Nurse and doctor looking at patient files

3 steps to consider when developing your output management strategy

by Michael Campana


3 starting points when developing a strategy

Time: 4 minute read
It’s a scenario that is all too typical on the day of discharge: At a time when critical information must be conveyed to patients — from follow-up instructions and prescriptions to maps and appointment reminders — nurses find themselves walking back and forth to the printer, retrieving document after document.

Every day, precious time and resources are lost in healthcare organizations as providers print documents separately, often from multiple systems and to multiple printers, and collect stacks of paper to deliver to patients. That’s not even counting the time staff must spend maintaining printers and traveling back and forth to them.

But what if there were a better way?

For progressive healthcare organizations, an approach called output management is changing the way they monitor and manage multifunction printers (MFPs) and other output devices across the enterprise.

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Doctor and nurse looking at patient documents

Rethinking paper production in healthcare

Printed output still has a place in modern healthcare organizations. Even when discharge instructions can be provided on mobile devices and prescriptions can be electronically transferred to the patient’s pharmacy of choice, there are times when print output is preferred by patients or when certain output may not be electronically transmitted.

This presents an opportunity for healthcare leaders to develop an output management strategy that helps healthcare professionals to efficiently and securely produce the right documents in the right format on the right devices.

Yet a surprising number of healthcare leaders I met at HIMSS this year — including CIOs — have not yet focused on this issue.

Developing an output management strategy makes good business sense for healthcare leaders. It helps protect sensitive patient information by limiting access to printed documents to the healthcare professional who submitted the print order — both by authenticating the user before a document is sent to the print queue, and through ID verification at the printer itself when the user is ready and present for printing. This helps maintain compliance with regulatory requirements while keeping information from falling into the wrong hands — and that’s critical in an era when an individual’s medical information is worth 10 to 20 times more on the black market than his or her credit card number.1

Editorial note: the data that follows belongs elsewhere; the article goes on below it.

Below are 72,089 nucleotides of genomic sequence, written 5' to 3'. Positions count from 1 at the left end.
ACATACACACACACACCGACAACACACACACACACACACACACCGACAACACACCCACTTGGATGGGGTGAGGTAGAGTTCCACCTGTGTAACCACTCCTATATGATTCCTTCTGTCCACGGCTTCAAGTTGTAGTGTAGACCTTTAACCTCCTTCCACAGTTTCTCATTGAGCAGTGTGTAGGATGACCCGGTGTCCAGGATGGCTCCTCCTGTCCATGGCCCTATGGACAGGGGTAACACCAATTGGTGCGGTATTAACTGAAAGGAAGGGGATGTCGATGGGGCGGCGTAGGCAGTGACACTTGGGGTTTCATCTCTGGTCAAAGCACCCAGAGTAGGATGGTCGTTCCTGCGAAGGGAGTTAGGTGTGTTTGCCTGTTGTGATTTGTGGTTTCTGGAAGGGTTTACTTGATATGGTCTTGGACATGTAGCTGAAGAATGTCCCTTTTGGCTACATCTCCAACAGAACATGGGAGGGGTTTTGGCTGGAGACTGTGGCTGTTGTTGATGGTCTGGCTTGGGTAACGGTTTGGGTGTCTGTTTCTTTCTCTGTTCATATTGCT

An output management strategy can also help protect the organization by creating an audit trail of which healthcare professionals are printing sensitive documents within the facility. It can reroute critical output when a particular device is down. And it can give an organization a better view of what documents are being printed and how often they are being printed — as well as the associated print costs.

An output management strategy can also help protect the organization by creating an audit trail of which healthcare professionals are printing sensitive documents within the facility. 

Close up of prescription medicine

3 key steps to get started

So where should healthcare leaders begin? Here are three key starting points:

Conduct a security assessment.
Review printed outputs from every device in the enterprise — from wristbands to reports to prescriptions. Create a checklist to address HIPAA security and privacy requirements for printed output. By comparing the appropriate regulations to the organization’s real-world printing activities, gaps can be identified in print output compliance before they become a violation or reach the point of a full-blown crisis.

Developing your output management strategy: 12 strategies

Does your output environment make it easy to efficiently and securely produce the right documents in the right format on the right devices? Find strategies that make it easier for providers to access the care delivery documents they need while saving on IT costs — and protecting patient privacy.
Take control in a shared-printing environment. An organization can maintain a centralized printing strategy without sacrificing security. Convenient and secure card-based methods are essential for printing confidential documents, even in an open unsecured workspace. Organizations can also encrypt data both in transit and at rest on the printer to help protect sensitive information before it is printed.

Protect critical health information wherever it travels. Information isn’t only at risk when traveling from computer to computer. Lockable print trays help protect special forms such as prescriptions, while ID verification-required printing keeps confidential output safe. Devices equipped with image overwriting capabilities can protect the printer’s hard drive against more sophisticated thieves. Output management software can also help track sensitive print jobs and store their data in one central location, so you can easily trace back exactly where a document originated.

A well-thought-out output management strategy not only helps streamline patient admission and discharge processes and reduce IT costs, but it also helps protect the environment with less paper output.


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1 Data Breach Report, Identity Theft Resource Center, Dec. 31, 2015.
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